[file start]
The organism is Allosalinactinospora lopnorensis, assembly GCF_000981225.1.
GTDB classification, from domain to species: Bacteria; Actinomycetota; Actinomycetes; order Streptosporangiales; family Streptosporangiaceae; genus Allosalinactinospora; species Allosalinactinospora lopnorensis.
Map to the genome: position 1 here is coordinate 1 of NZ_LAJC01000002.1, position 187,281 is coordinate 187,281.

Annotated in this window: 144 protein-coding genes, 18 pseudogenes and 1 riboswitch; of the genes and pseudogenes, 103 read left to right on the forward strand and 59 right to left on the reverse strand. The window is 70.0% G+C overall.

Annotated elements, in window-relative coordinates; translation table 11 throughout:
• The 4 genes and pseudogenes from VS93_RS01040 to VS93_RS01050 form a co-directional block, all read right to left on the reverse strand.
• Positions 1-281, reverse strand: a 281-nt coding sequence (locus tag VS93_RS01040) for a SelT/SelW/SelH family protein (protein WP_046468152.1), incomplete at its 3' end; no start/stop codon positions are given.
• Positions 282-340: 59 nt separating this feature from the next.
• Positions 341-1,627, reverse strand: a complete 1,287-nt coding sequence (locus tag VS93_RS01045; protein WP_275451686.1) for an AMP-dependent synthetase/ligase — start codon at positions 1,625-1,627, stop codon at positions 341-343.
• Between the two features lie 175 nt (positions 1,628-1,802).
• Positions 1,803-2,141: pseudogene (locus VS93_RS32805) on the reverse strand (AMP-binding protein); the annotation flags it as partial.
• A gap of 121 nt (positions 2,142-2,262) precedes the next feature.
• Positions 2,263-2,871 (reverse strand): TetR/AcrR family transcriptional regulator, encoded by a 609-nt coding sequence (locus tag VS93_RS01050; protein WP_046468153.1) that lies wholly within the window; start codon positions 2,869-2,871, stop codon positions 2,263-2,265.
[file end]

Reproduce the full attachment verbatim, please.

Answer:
The organism is Allosalinactinospora lopnorensis, assembly GCF_000981225.1.
GTDB classification, from domain to species: Bacteria; Actinomycetota; Actinomycetes; order Streptosporangiales; family Streptosporangiaceae; genus Allosalinactinospora; species Allosalinactinospora lopnorensis.
Map to the genome: position 1 here is coordinate 1 of NZ_LAJC01000002.1, position 187,281 is coordinate 187,281.

Annotated in this window: 144 protein-coding genes, 18 pseudogenes and 1 riboswitch; of the genes and pseudogenes, 103 read left to right on the forward strand and 59 right to left on the reverse strand. The window is 70.0% G+C overall.

Annotated elements, in window-relative coordinates; translation table 11 throughout:
• The 4 genes and pseudogenes from VS93_RS01040 to VS93_RS01050 form a co-directional block, all read right to left on the reverse strand.
• Positions 1-281, reverse strand: a 281-nt coding sequence (locus tag VS93_RS01040) for a SelT/SelW/SelH family protein (protein WP_046468152.1), incomplete at its 3' end; no start/stop codon positions are given.
• Positions 282-340: 59 nt separating this feature from the next.
• Positions 341-1,627, reverse strand: a complete 1,287-nt coding sequence (locus tag VS93_RS01045; protein WP_275451686.1) for an AMP-dependent synthetase/ligase — start codon at positions 1,625-1,627, stop codon at positions 341-343.
• Between the two features lie 175 nt (positions 1,628-1,802).
• Positions 1,803-2,141: pseudogene (locus VS93_RS32805) on the reverse strand (AMP-binding protein); the annotation flags it as partial.
• A gap of 121 nt (positions 2,142-2,262) precedes the next feature.
• Positions 2,263-2,871 (reverse strand): TetR/AcrR family transcriptional regulator, encoded by a 609-nt coding sequence (locus tag VS93_RS01050; protein WP_046468153.1) that lies wholly within the window; start codon positions 2,869-2,871, stop codon positions 2,263-2,265.